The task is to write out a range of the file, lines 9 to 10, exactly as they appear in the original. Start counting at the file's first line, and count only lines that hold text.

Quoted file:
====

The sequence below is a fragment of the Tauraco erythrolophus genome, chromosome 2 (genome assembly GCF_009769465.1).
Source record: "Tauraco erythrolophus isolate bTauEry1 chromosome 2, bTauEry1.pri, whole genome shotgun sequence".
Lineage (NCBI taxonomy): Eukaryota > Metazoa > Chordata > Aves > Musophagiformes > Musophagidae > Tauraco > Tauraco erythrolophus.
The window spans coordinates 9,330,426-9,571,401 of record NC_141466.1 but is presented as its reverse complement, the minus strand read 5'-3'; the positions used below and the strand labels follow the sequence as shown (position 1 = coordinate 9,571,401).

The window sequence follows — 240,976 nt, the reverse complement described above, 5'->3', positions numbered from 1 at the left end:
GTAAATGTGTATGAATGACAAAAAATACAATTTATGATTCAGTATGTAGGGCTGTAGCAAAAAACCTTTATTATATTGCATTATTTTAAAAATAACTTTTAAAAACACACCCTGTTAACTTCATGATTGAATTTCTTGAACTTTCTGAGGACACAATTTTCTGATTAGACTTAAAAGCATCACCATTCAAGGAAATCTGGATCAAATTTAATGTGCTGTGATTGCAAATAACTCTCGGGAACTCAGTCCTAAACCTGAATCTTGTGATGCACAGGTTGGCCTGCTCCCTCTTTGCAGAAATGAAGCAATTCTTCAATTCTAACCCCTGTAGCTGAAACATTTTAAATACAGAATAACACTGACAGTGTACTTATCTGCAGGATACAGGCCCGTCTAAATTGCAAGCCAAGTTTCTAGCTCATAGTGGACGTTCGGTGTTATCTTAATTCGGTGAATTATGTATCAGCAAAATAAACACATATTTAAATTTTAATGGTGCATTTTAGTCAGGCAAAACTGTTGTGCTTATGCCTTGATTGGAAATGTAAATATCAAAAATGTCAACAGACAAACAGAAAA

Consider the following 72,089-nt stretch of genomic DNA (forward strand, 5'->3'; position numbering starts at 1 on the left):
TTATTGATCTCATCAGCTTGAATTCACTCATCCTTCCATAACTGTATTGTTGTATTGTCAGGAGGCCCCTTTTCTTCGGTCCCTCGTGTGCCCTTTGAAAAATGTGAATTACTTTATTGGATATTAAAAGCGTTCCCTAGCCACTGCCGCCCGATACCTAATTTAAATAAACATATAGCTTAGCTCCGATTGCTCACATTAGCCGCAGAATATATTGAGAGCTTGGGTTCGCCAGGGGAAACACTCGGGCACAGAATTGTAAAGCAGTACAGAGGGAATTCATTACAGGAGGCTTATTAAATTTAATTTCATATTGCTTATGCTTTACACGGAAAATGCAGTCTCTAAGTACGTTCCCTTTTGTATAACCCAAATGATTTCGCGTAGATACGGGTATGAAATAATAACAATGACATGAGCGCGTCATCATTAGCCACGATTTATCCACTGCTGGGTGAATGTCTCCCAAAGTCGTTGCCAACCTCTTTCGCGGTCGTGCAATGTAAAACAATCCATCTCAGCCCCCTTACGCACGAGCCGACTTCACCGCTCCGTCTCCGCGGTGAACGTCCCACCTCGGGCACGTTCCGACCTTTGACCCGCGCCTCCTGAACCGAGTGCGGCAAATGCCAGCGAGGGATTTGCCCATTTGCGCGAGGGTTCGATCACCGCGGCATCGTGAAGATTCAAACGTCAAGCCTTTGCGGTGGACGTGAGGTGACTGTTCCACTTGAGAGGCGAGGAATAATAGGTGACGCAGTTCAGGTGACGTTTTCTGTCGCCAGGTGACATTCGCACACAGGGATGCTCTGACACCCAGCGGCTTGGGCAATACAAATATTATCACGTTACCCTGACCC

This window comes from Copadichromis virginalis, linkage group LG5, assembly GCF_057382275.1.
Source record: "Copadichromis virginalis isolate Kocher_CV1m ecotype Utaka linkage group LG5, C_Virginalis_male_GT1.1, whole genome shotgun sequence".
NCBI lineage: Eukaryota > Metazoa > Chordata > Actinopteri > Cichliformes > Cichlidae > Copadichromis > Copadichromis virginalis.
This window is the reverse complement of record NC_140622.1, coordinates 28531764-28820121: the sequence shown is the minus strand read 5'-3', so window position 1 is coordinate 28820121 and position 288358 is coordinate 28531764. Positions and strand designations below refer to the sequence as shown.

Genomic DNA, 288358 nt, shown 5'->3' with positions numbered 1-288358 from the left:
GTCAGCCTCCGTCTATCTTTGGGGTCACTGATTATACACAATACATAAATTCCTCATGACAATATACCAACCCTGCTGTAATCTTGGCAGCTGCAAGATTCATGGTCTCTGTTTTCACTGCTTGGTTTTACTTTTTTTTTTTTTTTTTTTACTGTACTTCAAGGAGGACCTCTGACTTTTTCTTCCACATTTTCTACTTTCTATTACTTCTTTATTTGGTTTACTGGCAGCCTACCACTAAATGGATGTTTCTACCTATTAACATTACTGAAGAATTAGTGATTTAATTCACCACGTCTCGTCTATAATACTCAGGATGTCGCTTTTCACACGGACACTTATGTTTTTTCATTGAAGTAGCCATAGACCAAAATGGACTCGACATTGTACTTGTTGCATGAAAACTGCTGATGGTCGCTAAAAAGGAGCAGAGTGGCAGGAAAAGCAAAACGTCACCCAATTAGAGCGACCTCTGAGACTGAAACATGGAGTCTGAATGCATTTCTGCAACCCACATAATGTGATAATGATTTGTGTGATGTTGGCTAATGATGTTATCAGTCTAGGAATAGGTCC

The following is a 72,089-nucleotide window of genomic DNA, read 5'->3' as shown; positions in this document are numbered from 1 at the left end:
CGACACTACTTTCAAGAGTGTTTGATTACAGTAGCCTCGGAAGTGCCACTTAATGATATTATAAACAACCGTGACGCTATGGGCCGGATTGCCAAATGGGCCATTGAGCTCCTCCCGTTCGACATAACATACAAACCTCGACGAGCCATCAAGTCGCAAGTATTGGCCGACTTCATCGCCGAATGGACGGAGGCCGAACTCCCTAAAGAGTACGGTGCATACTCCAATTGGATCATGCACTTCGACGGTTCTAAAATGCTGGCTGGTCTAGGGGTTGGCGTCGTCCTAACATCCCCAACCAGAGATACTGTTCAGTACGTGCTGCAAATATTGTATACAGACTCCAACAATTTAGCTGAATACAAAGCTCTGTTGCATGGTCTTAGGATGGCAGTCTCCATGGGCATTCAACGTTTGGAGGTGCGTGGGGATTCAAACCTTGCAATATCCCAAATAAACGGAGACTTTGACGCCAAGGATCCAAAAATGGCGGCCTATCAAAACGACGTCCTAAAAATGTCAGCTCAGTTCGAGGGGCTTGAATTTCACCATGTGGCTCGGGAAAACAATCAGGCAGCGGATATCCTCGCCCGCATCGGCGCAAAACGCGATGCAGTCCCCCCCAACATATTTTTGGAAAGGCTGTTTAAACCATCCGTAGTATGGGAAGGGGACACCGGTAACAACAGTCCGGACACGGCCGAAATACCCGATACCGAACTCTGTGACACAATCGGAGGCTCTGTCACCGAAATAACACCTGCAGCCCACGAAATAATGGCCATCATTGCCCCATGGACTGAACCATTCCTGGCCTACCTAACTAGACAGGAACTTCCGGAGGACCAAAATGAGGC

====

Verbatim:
This window comes from Copadichromis virginalis, linkage group LG5, assembly GCF_057382275.1.
Source record: "Copadichromis virginalis isolate Kocher_CV1m ecotype Utaka linkage group LG5, C_Virginalis_male_GT1.1, whole genome shotgun sequence".